Ah, my first post. Exciting. As it happens I don’t have the time to write a new one right now actually (anti-climactic, I know), but here is an article I wrote for my magazine class. We were told to reconstruct a travel story, told to us by someone else in the class. My roommate Brittany and I exchanged interviews. Here’s what I wrote about a snippet of her trip through France and Spain with her parents.
It wasn’t until the young Frenchman burst from a nearby door, arms waving above his head and yelling “Arrête! Arrête!,” that Brittany’s father admitted that a tactful retreat might be in order.
But the point at which graceful discretion was possible had passed.
Lost in the picturesque hills a half-hour from Nice, France, the trio (Brittany and her parents) had randomly driven into a small community, hoping to get directions to their remote country hotel.
Disregarding the big parking lot filled with cars just outside the walls of the village, they had entered the town. After winding around for a bit, the thinning road dipped steeply.
With a stellar driving record to his credit, Glenn stubbornly brushed aside his wife’s nervous comments as the walls enclosing the cobblestone street steadily narrowed. Brittany shrunk in the backseat as passing pedestrians peered curiously through the windshield.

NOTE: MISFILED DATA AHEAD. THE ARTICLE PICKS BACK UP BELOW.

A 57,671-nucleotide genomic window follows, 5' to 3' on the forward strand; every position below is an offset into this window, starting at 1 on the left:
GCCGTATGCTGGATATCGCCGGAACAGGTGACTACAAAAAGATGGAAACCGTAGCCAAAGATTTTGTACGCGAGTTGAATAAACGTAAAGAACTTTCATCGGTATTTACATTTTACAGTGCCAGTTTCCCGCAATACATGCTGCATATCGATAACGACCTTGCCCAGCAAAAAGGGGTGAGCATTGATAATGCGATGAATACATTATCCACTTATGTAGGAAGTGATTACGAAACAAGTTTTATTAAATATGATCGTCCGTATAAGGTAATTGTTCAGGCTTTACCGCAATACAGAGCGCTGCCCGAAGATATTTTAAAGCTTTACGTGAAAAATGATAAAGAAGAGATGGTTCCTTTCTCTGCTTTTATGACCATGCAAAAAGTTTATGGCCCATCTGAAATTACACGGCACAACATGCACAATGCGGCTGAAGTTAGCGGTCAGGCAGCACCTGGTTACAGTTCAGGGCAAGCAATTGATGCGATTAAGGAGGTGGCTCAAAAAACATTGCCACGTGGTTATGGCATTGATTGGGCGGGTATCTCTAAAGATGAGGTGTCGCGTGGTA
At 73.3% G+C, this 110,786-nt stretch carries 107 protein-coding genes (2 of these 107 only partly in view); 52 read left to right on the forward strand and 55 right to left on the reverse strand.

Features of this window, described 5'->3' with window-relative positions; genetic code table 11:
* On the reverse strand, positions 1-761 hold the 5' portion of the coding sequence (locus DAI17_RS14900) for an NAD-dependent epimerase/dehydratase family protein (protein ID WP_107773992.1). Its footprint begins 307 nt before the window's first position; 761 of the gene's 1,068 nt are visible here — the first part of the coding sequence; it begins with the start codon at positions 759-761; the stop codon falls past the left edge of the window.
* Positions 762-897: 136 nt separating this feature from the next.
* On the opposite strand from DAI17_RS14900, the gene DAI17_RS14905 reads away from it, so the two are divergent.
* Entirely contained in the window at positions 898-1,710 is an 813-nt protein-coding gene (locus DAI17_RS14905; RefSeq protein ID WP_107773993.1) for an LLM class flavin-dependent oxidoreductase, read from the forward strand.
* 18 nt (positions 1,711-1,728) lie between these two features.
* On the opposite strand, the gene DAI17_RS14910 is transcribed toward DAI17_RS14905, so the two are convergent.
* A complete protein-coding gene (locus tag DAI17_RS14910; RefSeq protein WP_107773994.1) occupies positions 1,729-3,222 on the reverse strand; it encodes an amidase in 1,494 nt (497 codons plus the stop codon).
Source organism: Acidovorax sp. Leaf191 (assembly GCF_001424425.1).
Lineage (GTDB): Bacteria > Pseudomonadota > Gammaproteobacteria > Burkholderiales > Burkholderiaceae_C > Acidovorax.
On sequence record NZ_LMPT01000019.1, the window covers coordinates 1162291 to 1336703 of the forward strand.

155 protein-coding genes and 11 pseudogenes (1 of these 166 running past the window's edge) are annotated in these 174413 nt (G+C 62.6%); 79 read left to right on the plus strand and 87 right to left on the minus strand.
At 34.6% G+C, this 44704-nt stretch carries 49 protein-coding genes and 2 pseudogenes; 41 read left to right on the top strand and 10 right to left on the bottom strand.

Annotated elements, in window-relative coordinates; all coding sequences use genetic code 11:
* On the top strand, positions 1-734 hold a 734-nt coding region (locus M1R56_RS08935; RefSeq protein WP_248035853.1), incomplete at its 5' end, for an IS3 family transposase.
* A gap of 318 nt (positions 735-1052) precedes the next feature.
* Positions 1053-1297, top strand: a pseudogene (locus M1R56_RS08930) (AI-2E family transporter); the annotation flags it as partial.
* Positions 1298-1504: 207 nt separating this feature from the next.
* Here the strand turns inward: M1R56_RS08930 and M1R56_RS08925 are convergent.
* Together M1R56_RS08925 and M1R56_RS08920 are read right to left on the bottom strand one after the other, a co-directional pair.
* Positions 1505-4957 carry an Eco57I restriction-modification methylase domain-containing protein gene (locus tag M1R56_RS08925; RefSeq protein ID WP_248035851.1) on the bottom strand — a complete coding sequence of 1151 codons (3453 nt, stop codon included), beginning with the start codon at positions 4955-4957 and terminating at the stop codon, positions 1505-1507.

By the time the screaming Frenchman appeared, a mere four inches of space separated the automobile on either side from a continuous line of two-story Parisian apartments. The man explained this was a pedestrian town – no cars allowed.
A three-point turn was out of the question. Ascension of the sheer grade behind them demanded a heavy foot, but the walls were so close that anything faster than a crawl risked damaging the rented car.
The smell of burning clutch filled Brittany’s nostrils as the tiny engine struggled. The three massive suitcases in the trunk – Brittany’s 5’2”, 100lb frame fit comfortably in each – didn’t help. Just shy of 20 years old and single, her heart beat faster at the humiliating thought of asking suave, strapping Frenchmen to push them backwards up the hill.
Tension hung thick and palpable in the car like rainforest humidity. Glenn afforded a burst of speed, cresting the hill, but cracked off a side mirror in the process. It clattered to the road.
It was the first time he’d ever hit anything.
Abandoning the boxy piece of plastic for the time being, the Mahaneys reversed all the way back to the now-clearly purposeful parking lot.
They eventually reached their hotel shortly after dark. It was lovely, with rabbits and goats grazing in nearby pastures. They practically had the place to themselves, save for a lone German man with an aversion to French drivers.
Glenn, who once worked as an auto shop mechanic, later reattached the severed appendage and glazed over the scratches with shoe polish.
Upon returning the car to the rental dealer, Glenn exited the inspection room with a giddy grin. The crude patch-job had gone unnoticed.
Brittany recalled walking with her father to retrieve the mirror. “You know Britt, this is one of those moments you’re going to remember.” They had doubled-over with laughter and he hooked an affectionate arm around her shoulder. They’d continued as such all the way back to the car, which would reek of blistered steel for the next 24 hours. And this time Brittany didn’t care who stared.